Global Dairy Markets: Preserving Opportunity
By John Frey, executive director of the Center for Dairy Excellence
As members of a family, a community, a church, or even as business owners, the reputation we have shapes how people see us and how they respond to us. Any branded company would tell you that “reputation is everything,” and many invest significant amounts of capital in protecting that reputation, otherwise known as their brand.
Reputation is also very important in the dairy industry. As individual dairy farm families, we want to be recognized as dependable, hard-working and forthright business owners. And, as an industry, we want our consumers and customers to see dairy as a safe, wholesome product produced with the ultimate care and quality standards. However, once a reputation is compromised, it can be very difficult to rebuild it.
Recently, I attended the US Dairy Export Council Spring Board Meeting. The Center for Dairy Excellence has been a long time member of USDEC, which is a non-profit, independent membership organization that represents the global trade interests of US dairy stakeholders, from farm to marketplace. At this meeting, Ian Goldin, former vice president of the World Bank and economic advisor to Nelson Mandela, former president of South Africa, was a keynote speaker. Goldin spoke on global population demographics, markets, and related opportunities and threats, along with the potential impacts on all stakeholders in the food value chain.
In his presentation, Goldin spoke about two areas of risk known as perception risk and reputation risk. Perception risk is characterized as the risk of having public societies view our production management systems and associated practices in ways inconsistent with how we view them or intend to have them viewed. Goldin said, “New technologies often lead to uncertainties in perception.” An example of this could be the use of approved but controversial technologies.
The second area of risk he discussed was referred to as reputational risk. This risk relates to how individual entities are viewed and how the view can again be inconsistent with intentions. Goldin said, “In a changing and often volatile world, don’t rely on world government systems to somehow mandate public perception. Develop coalitions of the willing.”
In dairy, the “coalitions of the willing” include those hundreds of dairy farmers who serve within organizations like US Dairy Export Council and other such entities working to assure a positive reputation for our products and our farm businesses. From our view on the farm, the industry’s efforts to develop consistent messaging to demonstrate our commitment to a safe, abundant and nutritious food produced at the highest level of integrity can seem like an endless and futile battle. However, programs like the “Telling Your Story” campaign extended through the national Dairy Checkoff program have made significant inroads in moving perceptions in the right direction.
Goldin stated, “Labeling will become increasingly important to a discerning customer base, and farmers need to do the right thing, then tell people about it.” My observation is, to do this effectively, we need to be clear that we within the dairy industry aren’t who we are competing against. Our competition includes those many products and ideologies competing for the emotions, minds, and stomachs of a growing global population.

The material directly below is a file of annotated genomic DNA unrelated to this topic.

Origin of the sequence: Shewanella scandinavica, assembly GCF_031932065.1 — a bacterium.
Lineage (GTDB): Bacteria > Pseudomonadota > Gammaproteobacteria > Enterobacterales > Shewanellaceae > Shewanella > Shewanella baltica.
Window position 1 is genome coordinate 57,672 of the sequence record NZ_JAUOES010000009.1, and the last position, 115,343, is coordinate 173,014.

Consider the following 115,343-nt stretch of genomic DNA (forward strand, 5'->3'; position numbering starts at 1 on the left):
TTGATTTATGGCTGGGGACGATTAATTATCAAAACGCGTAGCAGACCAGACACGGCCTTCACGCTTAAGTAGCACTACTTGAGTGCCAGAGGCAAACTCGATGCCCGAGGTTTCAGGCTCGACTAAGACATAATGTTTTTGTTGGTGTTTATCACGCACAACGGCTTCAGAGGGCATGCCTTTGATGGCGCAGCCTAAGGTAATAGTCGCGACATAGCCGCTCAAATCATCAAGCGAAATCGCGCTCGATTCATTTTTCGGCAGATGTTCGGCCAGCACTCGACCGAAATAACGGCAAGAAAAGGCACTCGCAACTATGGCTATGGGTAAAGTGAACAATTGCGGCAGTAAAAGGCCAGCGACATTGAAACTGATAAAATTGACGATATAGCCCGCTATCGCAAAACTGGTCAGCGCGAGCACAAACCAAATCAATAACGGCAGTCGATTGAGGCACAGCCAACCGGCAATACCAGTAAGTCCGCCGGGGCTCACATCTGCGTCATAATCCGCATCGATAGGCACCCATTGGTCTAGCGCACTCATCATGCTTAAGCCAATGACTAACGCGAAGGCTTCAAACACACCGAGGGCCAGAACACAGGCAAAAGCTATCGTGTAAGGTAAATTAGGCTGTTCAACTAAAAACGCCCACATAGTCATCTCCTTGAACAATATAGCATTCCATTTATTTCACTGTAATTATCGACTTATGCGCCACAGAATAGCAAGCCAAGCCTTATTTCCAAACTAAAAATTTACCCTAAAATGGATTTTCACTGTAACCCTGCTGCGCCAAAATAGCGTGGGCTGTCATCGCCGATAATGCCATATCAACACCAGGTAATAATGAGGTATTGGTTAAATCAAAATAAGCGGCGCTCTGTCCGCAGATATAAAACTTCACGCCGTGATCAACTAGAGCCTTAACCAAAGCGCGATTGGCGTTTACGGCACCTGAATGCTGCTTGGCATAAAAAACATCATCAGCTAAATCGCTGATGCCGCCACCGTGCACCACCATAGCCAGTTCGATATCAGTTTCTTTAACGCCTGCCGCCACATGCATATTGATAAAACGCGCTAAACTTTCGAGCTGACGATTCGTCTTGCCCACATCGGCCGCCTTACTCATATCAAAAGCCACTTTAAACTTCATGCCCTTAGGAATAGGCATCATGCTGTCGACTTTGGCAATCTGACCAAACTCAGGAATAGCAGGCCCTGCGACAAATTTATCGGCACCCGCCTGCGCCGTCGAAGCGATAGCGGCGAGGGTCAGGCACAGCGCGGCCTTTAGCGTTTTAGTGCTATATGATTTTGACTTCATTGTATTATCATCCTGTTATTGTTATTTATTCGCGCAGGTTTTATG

Following Goldin’s presentation, senior leadership from Walmart Asia spoke indirectly of perception and reputational risk. “Global customers will focus on healthy foods and improved health,” they said. “[To achieve growing markets for US dairy, we] will need to have the reputation of providing consistent quality and product safety in dairy and in all food product categories.
“The label is our contract with the consumer,” he stated. “The reputation of that contract is essential to build long term customers around the world. Walmart and other global food sellers are continuing to increase their ability to guarantee a consistently safe product delivered to every table.”
We know our dairy value chain is increasingly interconnected and integrated. In US dairy, organizations like USDEC are working to both preserve and grow the demand for our products around the world. With only 5.5 percent of the world’s population living here in the US, this is the right strategy to create long-term opportunity for those entrepreneurial families wanting to participate in this industry.
As we continue to work to take advantage of these opportunities, it will be essential for all dairy farm families and industry stakeholders to join “coalitions of the willing” working together to ensure the messages we send to the global marketplace communicate the right perceptions, resulting in a reputation of being a consistent supplier of the safest and most nutritious dairy products in the world.
Charlie Arnot, CEO with the Center for Food Integrity, spoke at the February Dairy Summit, and he said our goal should not be to persuade the activists or change their minds. Our first goal, he said, has to be to embrace the skepticism, understand consumer concerns are real, and help consumers understand that our food systems and production practices are better aligned with their values than they may have thought.
Statistics show time and time again that farmers are among the most trusted individuals in our society. “Most people trust farmers,” said Arnot. “However, they question if what we do today can still be called farming.” In other words, our reputation is ours to lose.
To learn more about resources to connect with consumers or join the coalition of the willing, contact the Center for Dairy Excellence at 717-346-0849 or email firstname.lastname@example.org